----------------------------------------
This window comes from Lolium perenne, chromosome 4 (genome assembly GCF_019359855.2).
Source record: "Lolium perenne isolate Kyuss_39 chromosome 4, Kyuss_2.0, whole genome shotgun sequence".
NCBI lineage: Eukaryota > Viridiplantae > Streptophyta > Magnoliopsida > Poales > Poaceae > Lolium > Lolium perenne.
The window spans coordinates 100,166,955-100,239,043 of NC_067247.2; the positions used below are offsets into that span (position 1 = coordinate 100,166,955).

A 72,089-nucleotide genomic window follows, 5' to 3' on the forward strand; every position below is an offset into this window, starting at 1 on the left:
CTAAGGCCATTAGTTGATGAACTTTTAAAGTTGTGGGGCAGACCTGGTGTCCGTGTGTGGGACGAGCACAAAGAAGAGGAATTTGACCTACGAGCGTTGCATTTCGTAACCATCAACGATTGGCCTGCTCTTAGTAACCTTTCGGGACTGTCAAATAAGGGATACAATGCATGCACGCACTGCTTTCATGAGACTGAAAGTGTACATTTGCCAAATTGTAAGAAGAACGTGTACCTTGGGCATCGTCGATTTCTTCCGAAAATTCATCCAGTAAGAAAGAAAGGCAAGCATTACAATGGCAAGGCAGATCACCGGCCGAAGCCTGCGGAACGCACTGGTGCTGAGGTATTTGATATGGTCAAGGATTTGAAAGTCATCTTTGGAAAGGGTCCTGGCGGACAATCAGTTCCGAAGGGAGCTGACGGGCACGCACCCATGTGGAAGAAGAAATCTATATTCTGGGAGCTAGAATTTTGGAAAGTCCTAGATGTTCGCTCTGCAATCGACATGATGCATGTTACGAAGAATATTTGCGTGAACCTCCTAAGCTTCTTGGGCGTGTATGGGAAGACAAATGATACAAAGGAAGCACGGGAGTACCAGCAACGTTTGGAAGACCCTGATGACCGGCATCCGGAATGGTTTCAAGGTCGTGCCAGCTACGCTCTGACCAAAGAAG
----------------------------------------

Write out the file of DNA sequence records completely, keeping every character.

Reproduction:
This window comes from Lolium perenne, chromosome 4 (genome assembly GCF_019359855.2).
Source record: "Lolium perenne isolate Kyuss_39 chromosome 4, Kyuss_2.0, whole genome shotgun sequence".
NCBI lineage: Eukaryota > Viridiplantae > Streptophyta > Magnoliopsida > Poales > Poaceae > Lolium > Lolium perenne.
The window spans coordinates 100,166,955-100,239,043 of NC_067247.2; the positions used below are offsets into that span (position 1 = coordinate 100,166,955).

A 72,089-nucleotide genomic window follows, 5' to 3' on the forward strand; every position below is an offset into this window, starting at 1 on the left:
CTAAGGCCATTAGTTGATGAACTTTTAAAGTTGTGGGGCAGACCTGGTGTCCGTGTGTGGGACGAGCACAAAGAAGAGGAATTTGACCTACGAGCGTTGCATTTCGTAACCATCAACGATTGGCCTGCTCTTAGTAACCTTTCGGGACTGTCAAATAAGGGATACAATGCATGCACGCACTGCTTTCATGAGACTGAAAGTGTACATTTGCCAAATTGTAAGAAGAACGTGTACCTTGGGCATCGTCGATTTCTTCCGAAAATTCATCCAGTAAGAAAGAAAGGCAAGCATTACAATGGCAAGGCAGATCACCGGCCGAAGCCTGCGGAACGCACTGGTGCTGAGGTATTTGATATGGTCAAGGATTTGAAAGTCATCTTTGGAAAGGGTCCTGGCGGACAATCAGTTCCGAAGGGAGCTGACGGGCACGCACCCATGTGGAAGAAGAAATCTATATTCTGGGAGCTAGAATTTTGGAAAGTCCTAGATGTTCGCTCTGCAATCGACATGATGCATGTTACGAAGAATATTTGCGTGAACCTCCTAAGCTTCTTGGGCGTGTATGGGAAGACAAATGATACAAAGGAAGCACGGGAGTACCAGCAACGTTTGGAAGACCCTGATGACCGGCATCCGGAATGGTTTCAAGGTCGTGCCAGCTACGCTCTGACCAAAGAAG